However, importantly for the future of NFC, this trend is set to decline from 2014 onwards as attach rates in other categories, including computing products, peripherals and speakers, digital cameras and printers, domestic appliances and automotive, increase more rapidly. Consequently, smartphones will decline from a peak of 80 percent of all NFC device shipments this year to less than 60 percent in 2017 as these other product categories see greater adoption of NFC.
An addition to ABI Research’s NFC Market Data is a new analysis by smartphone tier as well as by the different mobile, consumer electronics, and non-consumer device categories. This segregates the market by high-, mid- and low-tier smartphones featuring NFC. Currently the greatest level of adoption is in the mid-tier category, where approaching half of smartphones are NFC-enabled. This is to be expected as the high-tier smartphone category is heavily influenced by Apple, which remains the notable exception for NFC adoption.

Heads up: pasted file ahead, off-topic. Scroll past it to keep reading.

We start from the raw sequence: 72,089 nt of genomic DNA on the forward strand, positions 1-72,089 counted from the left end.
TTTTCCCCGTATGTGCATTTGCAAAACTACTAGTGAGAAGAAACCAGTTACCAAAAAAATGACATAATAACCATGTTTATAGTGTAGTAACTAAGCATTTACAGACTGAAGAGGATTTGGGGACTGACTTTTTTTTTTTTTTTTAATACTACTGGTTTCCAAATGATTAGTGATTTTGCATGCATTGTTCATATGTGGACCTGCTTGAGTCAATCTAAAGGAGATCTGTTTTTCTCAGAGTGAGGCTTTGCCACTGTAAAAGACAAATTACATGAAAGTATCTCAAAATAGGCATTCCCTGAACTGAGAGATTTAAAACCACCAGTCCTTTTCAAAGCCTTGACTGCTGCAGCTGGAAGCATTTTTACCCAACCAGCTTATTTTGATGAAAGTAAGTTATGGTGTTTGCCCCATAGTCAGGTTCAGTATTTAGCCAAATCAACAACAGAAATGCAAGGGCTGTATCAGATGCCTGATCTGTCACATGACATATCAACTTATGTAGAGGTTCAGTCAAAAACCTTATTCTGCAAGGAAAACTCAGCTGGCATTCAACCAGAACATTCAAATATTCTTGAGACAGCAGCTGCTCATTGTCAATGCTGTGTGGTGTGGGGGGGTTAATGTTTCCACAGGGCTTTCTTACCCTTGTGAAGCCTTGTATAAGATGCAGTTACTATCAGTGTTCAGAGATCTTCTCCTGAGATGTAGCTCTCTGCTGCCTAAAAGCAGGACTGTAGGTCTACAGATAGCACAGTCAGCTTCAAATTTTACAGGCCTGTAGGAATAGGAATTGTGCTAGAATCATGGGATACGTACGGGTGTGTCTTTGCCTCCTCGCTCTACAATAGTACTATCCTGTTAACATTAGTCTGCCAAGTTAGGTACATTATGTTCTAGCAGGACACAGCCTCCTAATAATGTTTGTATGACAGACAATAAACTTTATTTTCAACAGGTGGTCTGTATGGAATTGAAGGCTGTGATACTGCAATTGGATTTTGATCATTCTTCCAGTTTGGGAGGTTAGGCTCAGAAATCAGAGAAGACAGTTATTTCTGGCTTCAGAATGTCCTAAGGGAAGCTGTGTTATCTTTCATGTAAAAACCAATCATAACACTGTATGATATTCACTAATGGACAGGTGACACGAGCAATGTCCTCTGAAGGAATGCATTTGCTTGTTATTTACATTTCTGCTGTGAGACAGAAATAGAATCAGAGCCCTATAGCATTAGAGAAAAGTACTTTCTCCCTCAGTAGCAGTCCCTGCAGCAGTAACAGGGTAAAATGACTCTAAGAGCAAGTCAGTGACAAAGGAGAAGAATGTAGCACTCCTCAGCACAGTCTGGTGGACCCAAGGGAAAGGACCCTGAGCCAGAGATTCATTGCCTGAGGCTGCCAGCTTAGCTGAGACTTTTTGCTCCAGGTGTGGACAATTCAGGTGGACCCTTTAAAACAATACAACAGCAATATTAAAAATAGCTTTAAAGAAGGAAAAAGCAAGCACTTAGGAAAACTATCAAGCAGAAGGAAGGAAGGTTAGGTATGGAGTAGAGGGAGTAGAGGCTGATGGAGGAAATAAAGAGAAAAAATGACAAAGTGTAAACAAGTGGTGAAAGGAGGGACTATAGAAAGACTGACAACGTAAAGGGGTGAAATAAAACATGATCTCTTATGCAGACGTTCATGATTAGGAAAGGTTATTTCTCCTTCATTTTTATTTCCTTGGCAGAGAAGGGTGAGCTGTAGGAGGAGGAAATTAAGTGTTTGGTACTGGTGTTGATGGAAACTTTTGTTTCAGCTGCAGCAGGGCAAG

Practice director John Devlin says, “Much has been made of Apple’s decision not to add NFC and prioritize Bluetooth Low Energy for the time being. However, ABI Research’s latest figures show that, in terms of connectivity, NFC is increasingly being adopted in an expanding range of products and will continue to grow. This has been triggered by current levels of smartphone adoption and we don’t see this trend reversing. In addition, the volume of announcements and agreements relating to the launch of NFC-based payment services in all regions indicates that there will be another wave of interest in 2014-15. This is reflected in our forecast for SWP SIM cards next year, with volumes expected to increase by 140 percent in 2014.”
These findings are part of ABI Research’s NFC Research Service.
ABI Research provides in-depth analysis and quantitative forecasting of trends in global connectivity and other emerging technologies.
Source: ABI Research